Lahore has always maintained an aura of a city that is comfortable in its place in the realm of history. Christened as the Paris of the Orient during the British Raj, the city of gardens has been at the centre of power and a force of culture throughout history, which according to some experts dates back to some four thousand years.
Known as the cultural hub of Pakistan, along with it culinary and architectural heritage, Lahore had (or has depending on one’s personal taste) a rich resource of libraries as well. However, given the overall declining trend of reading, sadly libraries went from flourishing to stagnation.
Public libraries for the most part now act as monuments, echoing the tales of a glorious past. Most of the foot traffic they get is of civil services aspirants.
Punjab Public Library can be considered the oldest one, established in 1884. It is home to a variety of books, old gazettes, bounded volumes of old newspapers, magazines and manuscripts dated before pre-partition. Constructed in the reign of Emperor Shahjehan, under the supervision of the then Governor of Lahore, Nawab Wazir Khan; its architecture holds equal importance to the contents it holds within.
Sardar Dyal Majithia established the Dyal Sing Trust library in 1908. It has a collection of some 108 books and is known to have been involved in some scholarly publishing work as well. During partition due to the transfer of trustees is was shut down and re-started its operations 1964. This too is more of an architectural attraction now compared to the treasures it protects.
Then there is the Quaid-e-Azam library inside the Jinnah Bagh, originally built as a botanical garden modeled on the Kew Gardens. Along with a vast collection of dated books the library also contains some 125,000 microfilms of rare newspapers, journals and documents in English, Urdu, Persian and Arabic languages.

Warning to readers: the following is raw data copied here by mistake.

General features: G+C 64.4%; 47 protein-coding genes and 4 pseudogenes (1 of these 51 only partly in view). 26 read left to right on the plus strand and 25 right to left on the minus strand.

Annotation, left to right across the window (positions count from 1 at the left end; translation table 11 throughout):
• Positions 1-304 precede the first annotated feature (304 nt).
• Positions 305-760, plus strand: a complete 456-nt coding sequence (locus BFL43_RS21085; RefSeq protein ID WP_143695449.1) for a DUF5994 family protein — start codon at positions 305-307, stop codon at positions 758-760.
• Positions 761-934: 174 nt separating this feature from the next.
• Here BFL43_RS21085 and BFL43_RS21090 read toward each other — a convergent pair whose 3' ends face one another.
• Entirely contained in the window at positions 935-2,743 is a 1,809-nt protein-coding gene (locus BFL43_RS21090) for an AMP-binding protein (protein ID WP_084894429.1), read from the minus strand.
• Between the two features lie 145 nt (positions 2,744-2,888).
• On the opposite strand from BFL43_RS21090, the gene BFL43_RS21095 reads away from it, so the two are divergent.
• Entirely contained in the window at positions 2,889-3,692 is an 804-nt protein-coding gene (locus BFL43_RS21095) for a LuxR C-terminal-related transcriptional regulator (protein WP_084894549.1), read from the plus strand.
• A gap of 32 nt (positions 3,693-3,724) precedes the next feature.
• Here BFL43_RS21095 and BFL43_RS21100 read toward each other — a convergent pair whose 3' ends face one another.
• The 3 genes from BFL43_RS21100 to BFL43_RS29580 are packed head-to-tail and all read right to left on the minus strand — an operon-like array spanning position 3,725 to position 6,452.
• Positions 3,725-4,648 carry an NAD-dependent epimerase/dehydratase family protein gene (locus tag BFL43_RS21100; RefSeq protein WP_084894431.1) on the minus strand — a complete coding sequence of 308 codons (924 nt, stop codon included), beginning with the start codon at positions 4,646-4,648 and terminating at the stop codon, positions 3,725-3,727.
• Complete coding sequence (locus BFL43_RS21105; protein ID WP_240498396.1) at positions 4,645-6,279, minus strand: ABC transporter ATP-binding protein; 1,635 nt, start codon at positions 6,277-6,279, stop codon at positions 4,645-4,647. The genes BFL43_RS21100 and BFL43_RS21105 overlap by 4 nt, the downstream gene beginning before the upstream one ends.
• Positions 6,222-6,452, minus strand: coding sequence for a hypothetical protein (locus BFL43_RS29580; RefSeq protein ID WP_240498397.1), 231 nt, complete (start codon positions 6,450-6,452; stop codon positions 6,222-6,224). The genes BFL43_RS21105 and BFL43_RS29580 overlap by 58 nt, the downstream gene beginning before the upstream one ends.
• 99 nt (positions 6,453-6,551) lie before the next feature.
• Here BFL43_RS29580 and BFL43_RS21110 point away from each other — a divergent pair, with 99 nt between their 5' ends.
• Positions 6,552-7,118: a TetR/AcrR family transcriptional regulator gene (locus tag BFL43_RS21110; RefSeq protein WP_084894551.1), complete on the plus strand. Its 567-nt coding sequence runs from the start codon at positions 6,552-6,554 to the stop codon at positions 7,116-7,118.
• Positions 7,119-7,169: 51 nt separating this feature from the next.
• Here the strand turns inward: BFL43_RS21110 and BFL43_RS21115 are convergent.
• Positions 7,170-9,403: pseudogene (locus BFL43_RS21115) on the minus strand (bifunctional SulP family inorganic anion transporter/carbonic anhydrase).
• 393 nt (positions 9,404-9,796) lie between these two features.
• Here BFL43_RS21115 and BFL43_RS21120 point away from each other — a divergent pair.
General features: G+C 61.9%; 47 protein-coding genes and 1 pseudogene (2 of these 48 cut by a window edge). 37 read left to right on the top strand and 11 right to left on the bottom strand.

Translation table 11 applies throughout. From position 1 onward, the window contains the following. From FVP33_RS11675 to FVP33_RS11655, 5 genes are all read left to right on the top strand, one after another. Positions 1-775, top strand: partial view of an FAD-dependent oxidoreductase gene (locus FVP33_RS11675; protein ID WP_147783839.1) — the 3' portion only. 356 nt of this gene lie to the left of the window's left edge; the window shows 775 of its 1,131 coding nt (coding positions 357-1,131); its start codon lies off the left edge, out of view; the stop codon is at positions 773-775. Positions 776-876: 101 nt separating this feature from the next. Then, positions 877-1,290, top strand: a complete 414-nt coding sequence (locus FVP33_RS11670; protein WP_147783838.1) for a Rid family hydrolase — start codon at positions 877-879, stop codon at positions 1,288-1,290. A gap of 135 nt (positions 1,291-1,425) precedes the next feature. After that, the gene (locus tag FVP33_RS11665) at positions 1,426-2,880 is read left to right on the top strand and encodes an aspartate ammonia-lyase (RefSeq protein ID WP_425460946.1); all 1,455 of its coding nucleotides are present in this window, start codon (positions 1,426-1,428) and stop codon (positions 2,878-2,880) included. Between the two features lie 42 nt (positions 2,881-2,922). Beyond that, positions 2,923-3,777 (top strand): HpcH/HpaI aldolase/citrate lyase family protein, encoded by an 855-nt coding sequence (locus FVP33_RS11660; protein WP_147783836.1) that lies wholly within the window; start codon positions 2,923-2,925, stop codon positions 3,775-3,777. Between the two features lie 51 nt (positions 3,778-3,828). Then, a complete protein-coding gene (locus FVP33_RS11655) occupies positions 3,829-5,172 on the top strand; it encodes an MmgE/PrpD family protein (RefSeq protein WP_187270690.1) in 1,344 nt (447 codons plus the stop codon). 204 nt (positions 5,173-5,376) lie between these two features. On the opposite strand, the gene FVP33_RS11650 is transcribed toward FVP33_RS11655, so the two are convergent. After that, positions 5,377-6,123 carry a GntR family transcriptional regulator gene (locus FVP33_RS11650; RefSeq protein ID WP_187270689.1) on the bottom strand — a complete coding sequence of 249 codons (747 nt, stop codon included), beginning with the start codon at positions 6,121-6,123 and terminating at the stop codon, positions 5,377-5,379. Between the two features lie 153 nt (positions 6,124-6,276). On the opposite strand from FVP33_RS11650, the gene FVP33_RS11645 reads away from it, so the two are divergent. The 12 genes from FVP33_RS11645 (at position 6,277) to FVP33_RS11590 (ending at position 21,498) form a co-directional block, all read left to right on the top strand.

|Copy right Fatima Arif|
One of the oldest housing societies of Lahore, Model Town has its own library. Initially, the set up catered to the residents of the society like an exclusive club. However, since recent past the rules have been changed and the membership circle has been widened to include the entire city. It is a government run establishment and its macro management is linked with that of the city’s other public libraries. Malik Eid Muhammad, Librarian, Model Town Library said; “Our daily foot traffic is of some two hundred individuals and during the peak examination season we actually run out of space”. Talking about the quality of the stock he added, “We keep adding to our stock and we even arrange for books on demand for our patrons. In order to encourage the habit of reading, the membership fee has been kept minimal and same goes for the fines of overdue books”.
Walking around the Model Town library, I ended up in the children’s section and the sight of it took me down memory lane to a similar set up where my love for books was nurtured, the children’s section of British Council Library. A small room on the left side on the entrance to the main library, covered with book shelves on all four sides and a center table with the books left after reading or the ones that still needed sorting. Many a memorable weekends have been spent in the security of that room. Now that the British Council is back there is not much trace of the old building as they have revamped the entire place. The new set up is more than just a library, it is modeled more on a community centre format with regular documentary screenings, interactive sessions and even mini concerts. They sure are trying to follow Catherynne M Valente saying; ‘A library should not shush; it should roar!’
Lahore’s libraries might be seeing a somewhat monotonous patronage now but the city remains true to its literally tastes with a shift in style. The trend of bookshops combined with coffee shops is on the rise. These outlets also double as venues for literary sessions from book launches to jamming sessions. They serve as the modern version of the coffee houses of the old Lahore. Simultaneously, the reading culture of the city is kept alive by the footpath stalls of Anarkali and the likes of mobile libraries run by independent vendors. Many a Lahories personal libraries can be credited to these unique resources.
|Copy rights Fatima Arif|
Books and the habit of reading is a form of conversation; they might be digitized to some extent, the coffee houses might take the form of social media groups but there are going to be people in every generation that are going to be keep this form of conversation alive and they will keep Lahore’s libraries, bookstores and footpath stalls going.
The article was originally written for Newsline Magazine. This blog post is the unedited version.